Carr also has warm things to say about Fingers Malone, whom she calls “the Modern Day Renaissance Man” for all the feathers in his cap. “He’ll play drums, he’ll help you write a song, he’ll produce the album, record it, he did all the artwork for the EP, he did the artwork for our posters and postcards, he does everything,” she says, but adds that he’s still incredibly understated. “You’ll say, ‘Why don’t you do a drum solo?’ and he’s like, ‘No way, I don’t do that shit’,” she smiles.

The titular track from the EP, Mountain Side, is driven by Fingers’ infectious shuffle with brushes on the snare, and some great unusual harmonies backing Carr’s vocals that are spot on as a bell. “It’s not recorded in such a bluegrass traditional way, it’s a bit more of a modern take on it. That one Ash and I wrote together over a bowl of muesli one morning and then went down and recorded it that day,” she says. The other stand-out is the hauntingly pretty Where My Babies Lie, which Carr wrote about the story of Robert Farquharson and Cindy Gambino, whose three sons were killed when Farquharson drove his car off the road and into a dam on Father’s Day in 2005. Carr has been friends with Gambino for a few years and for a long time felt a propulsion to write something about the tale.

“Being friends with her and having spent a lot of time with her,” begins Carr, and then pauses to ponder. “Her story, she’s very open about it, she will talk about it. I think it’s part of her healing. You just walk away from her feeling, ‘oh God, it’s just so, so sad.’ I only met her about three or four years ago, but it’s always playing on my mind. I think about her all the time, I think about her suffering all the time. It’s going to sound a bit wanky but I was getting quite upset, writing the verses, and I wanted it to be right. I didn’t want it to be too graphic, but I really wanted to tell the story. And it’s really quite a fine balance.” Carr sweated over anticipating Gambino’s response, but said when her friend eventually heard the finished track she was “freaking out”, in a good way. “She was glad someone could express her point of view, especially in the form of a song,” Carr breathes. “I was really happy and relieved.” Expect more awesomeness when the full-length is out (heads up: Nash Chambers may be heavily involved) towards the end of the year.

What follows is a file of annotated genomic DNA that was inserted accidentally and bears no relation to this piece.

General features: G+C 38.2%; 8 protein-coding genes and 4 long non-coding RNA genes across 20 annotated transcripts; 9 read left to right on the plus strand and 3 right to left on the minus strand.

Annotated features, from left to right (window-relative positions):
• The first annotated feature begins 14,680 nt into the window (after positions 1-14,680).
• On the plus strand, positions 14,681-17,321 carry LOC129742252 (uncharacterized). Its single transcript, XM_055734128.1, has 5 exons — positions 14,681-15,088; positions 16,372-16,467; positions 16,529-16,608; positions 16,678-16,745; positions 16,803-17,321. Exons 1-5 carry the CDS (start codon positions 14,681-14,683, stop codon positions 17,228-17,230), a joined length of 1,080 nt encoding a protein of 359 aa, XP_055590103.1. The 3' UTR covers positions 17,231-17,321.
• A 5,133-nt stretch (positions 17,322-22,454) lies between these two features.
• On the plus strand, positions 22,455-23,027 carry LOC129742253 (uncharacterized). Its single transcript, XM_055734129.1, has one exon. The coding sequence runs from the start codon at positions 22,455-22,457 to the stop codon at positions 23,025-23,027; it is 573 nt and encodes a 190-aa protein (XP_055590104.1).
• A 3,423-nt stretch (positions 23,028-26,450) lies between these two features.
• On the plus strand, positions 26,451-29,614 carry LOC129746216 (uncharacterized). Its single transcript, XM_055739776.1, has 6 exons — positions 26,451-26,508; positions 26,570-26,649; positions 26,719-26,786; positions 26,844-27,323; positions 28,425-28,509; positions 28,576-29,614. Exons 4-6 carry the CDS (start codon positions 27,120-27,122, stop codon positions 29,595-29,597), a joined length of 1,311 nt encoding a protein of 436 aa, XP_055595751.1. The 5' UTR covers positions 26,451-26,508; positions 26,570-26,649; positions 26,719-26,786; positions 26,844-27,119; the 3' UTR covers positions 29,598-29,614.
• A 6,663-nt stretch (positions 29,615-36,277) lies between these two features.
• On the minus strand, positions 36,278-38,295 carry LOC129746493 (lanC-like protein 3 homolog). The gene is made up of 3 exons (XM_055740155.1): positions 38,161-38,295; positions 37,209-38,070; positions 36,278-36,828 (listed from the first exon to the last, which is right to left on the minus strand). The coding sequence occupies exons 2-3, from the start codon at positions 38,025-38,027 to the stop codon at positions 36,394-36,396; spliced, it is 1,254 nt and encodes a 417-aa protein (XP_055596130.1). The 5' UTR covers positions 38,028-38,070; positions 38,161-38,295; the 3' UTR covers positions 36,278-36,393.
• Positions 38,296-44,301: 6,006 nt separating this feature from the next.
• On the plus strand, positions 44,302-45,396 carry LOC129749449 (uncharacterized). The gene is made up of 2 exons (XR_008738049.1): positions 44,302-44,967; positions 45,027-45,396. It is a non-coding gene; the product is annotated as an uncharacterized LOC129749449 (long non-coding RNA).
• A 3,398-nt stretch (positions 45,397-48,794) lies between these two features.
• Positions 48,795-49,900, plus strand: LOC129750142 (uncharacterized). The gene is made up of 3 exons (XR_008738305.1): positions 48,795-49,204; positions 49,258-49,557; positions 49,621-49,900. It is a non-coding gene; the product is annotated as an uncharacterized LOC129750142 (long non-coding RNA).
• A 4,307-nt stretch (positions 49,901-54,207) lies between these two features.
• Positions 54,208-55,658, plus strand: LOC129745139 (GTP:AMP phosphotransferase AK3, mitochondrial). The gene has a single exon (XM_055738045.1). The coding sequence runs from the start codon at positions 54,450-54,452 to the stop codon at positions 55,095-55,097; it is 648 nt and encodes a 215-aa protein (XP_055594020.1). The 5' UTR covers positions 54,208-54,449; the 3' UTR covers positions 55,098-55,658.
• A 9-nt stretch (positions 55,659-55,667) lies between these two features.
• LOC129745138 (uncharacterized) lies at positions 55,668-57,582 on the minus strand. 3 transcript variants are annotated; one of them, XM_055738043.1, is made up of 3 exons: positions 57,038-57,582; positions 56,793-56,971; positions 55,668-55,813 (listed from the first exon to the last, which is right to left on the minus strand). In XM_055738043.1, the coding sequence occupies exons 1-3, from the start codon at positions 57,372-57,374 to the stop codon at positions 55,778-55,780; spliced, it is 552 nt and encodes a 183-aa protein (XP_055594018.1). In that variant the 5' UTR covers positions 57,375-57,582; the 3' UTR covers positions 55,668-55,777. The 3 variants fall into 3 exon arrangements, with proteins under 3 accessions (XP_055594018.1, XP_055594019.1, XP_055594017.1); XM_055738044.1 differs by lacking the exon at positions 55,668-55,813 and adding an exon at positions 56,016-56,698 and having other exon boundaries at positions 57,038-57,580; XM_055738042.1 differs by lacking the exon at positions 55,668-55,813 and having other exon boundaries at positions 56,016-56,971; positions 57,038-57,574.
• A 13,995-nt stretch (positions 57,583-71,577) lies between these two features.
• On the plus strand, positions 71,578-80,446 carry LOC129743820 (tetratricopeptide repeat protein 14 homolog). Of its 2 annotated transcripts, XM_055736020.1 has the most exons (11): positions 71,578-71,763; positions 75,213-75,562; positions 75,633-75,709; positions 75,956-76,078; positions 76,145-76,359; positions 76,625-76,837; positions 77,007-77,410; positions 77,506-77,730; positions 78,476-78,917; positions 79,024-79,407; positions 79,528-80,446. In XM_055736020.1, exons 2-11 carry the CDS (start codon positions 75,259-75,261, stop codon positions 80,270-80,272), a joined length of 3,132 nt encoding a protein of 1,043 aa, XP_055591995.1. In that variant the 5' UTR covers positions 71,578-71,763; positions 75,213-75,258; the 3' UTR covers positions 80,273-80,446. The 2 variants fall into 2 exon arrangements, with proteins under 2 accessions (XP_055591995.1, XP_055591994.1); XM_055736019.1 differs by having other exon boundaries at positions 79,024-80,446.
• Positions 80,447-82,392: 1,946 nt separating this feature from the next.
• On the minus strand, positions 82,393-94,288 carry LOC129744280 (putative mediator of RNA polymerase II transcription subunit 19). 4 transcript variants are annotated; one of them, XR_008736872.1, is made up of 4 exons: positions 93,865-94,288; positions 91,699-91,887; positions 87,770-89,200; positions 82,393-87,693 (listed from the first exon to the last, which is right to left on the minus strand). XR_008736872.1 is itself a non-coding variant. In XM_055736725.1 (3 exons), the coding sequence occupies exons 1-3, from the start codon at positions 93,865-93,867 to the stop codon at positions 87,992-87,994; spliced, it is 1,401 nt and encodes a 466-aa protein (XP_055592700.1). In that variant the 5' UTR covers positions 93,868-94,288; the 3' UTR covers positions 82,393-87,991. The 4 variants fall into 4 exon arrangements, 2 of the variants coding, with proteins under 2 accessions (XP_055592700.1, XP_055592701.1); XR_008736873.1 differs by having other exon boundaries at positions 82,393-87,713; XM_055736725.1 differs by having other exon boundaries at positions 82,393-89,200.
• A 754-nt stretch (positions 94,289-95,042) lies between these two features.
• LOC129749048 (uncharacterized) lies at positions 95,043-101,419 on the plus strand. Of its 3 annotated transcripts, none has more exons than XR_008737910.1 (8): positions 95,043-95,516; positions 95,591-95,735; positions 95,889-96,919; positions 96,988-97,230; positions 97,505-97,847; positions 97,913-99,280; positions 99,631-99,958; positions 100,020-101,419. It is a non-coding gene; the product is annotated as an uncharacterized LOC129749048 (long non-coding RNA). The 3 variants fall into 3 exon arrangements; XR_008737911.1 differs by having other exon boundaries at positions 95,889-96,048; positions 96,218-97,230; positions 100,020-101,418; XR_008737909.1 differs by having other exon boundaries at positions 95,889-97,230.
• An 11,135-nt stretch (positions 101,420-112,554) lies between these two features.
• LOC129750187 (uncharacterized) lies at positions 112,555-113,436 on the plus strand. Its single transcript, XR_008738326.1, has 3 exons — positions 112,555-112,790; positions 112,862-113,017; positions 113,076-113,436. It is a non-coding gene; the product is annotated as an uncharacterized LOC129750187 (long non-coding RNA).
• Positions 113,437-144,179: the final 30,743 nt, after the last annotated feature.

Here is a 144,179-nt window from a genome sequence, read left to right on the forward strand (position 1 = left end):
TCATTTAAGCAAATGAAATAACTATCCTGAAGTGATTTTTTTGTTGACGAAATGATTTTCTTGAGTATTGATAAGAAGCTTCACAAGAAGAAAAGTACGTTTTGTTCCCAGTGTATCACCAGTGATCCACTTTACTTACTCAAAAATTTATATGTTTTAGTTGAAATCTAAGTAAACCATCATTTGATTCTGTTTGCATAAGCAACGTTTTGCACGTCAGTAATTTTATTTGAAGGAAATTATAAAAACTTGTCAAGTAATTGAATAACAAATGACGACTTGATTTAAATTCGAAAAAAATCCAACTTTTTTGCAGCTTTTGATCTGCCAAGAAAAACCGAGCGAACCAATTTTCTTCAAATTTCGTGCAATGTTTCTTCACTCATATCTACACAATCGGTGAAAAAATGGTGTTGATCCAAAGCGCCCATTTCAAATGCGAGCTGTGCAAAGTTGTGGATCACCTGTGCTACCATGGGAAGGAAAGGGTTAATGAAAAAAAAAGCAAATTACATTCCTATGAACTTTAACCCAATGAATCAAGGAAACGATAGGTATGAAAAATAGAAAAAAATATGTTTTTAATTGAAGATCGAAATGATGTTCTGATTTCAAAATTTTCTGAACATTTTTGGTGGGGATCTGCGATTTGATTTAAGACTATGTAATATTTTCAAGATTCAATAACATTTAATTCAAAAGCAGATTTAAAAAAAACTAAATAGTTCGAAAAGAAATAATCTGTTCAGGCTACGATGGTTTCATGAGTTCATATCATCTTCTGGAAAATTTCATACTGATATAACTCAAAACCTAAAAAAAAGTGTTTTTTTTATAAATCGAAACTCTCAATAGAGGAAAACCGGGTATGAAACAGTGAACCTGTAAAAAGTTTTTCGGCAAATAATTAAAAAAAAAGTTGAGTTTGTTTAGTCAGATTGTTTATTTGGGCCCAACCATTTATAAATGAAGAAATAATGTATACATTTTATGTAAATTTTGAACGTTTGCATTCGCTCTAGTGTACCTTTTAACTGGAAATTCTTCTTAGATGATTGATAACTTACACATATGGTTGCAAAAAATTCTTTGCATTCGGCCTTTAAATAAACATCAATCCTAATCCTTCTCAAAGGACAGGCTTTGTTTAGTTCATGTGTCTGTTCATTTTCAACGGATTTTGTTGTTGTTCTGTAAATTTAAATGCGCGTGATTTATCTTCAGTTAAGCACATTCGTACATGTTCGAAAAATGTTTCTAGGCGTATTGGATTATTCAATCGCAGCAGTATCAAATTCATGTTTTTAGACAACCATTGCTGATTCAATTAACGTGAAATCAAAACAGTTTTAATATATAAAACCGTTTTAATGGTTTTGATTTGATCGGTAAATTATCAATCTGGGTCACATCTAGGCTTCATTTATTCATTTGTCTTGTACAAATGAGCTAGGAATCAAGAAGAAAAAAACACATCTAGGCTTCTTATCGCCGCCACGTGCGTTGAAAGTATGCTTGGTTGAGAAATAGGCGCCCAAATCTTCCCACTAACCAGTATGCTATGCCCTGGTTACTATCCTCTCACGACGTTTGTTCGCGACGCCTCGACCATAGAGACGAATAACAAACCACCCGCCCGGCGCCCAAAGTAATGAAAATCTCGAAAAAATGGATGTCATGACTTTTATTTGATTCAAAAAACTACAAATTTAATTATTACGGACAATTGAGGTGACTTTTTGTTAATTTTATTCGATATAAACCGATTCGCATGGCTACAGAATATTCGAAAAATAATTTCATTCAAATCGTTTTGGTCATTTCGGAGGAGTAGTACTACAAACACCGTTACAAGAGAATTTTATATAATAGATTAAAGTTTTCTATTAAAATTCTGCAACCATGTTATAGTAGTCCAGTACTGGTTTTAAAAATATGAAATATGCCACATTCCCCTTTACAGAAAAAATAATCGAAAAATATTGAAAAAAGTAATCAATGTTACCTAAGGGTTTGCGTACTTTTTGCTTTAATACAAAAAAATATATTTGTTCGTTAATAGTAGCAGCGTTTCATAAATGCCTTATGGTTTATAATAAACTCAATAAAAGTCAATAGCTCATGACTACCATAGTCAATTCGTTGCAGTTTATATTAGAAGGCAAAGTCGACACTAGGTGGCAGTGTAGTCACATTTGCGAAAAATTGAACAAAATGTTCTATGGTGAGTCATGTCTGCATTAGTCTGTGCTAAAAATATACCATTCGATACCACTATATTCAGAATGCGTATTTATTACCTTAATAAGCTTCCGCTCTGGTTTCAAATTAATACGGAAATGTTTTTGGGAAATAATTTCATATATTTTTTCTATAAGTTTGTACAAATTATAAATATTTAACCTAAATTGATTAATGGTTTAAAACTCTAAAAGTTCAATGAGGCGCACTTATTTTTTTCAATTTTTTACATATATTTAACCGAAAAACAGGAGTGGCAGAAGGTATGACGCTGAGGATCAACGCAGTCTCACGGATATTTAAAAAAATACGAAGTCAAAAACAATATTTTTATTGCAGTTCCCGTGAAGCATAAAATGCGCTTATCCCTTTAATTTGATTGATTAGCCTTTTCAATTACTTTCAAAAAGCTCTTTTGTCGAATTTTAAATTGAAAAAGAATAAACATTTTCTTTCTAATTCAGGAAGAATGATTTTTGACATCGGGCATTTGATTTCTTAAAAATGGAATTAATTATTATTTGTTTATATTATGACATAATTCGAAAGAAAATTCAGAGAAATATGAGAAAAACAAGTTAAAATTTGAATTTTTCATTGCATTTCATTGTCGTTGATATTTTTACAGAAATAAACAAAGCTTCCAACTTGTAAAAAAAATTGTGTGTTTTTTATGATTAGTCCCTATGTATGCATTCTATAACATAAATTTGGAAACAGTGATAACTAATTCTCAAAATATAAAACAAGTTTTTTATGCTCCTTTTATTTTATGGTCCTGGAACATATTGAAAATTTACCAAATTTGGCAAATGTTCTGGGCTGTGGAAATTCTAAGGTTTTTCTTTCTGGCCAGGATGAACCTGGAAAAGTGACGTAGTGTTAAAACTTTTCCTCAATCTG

MR CASSIDY launch their EP Mountain Side at The Workers Club on Saturday February 2, supported by Dave Larkin.

Pictures In The Mirror

Author: Tom Hersey

Earlier this year The Living End hatched a plan to play their six albums start to finish in a series of weeklong engagements around the country. Double bassist Scott Owen tells Tom Hersey about the ins and outs of such an audacious idea.

“I don’t know where this idea actually came from!” The double bassist laughs about The Living End’s seven-nights-in-each-city tour. “No one in the band seems to want to take responsibility for making the initial suggestion to do an album a night over a week.”

Immersed in the thick of rehearsals for the tour, Scott Owen, The Living End’s affable double bassist, is growing to realise the magnitude of their decision to hit up the capital cities around Australia to play the band’s entire discography live over the course of a week. Owen sounds entirely cognisant of the fact that the tour is going to be a massive undertaking. So why exactly did the band take on such a mammoth assignment?

“We were thinking about what fans might want and we came across this idea that we should play the songs that we don’t usually play,” he explains. “Then we also had the idea ages ago to do a show where we would just play our first album or just play our last album, something where we’d just do an album start to finish, so we sort of combined the two ideas and then it just seemed to grow and grow into what it is now, where we’re just playing everything.”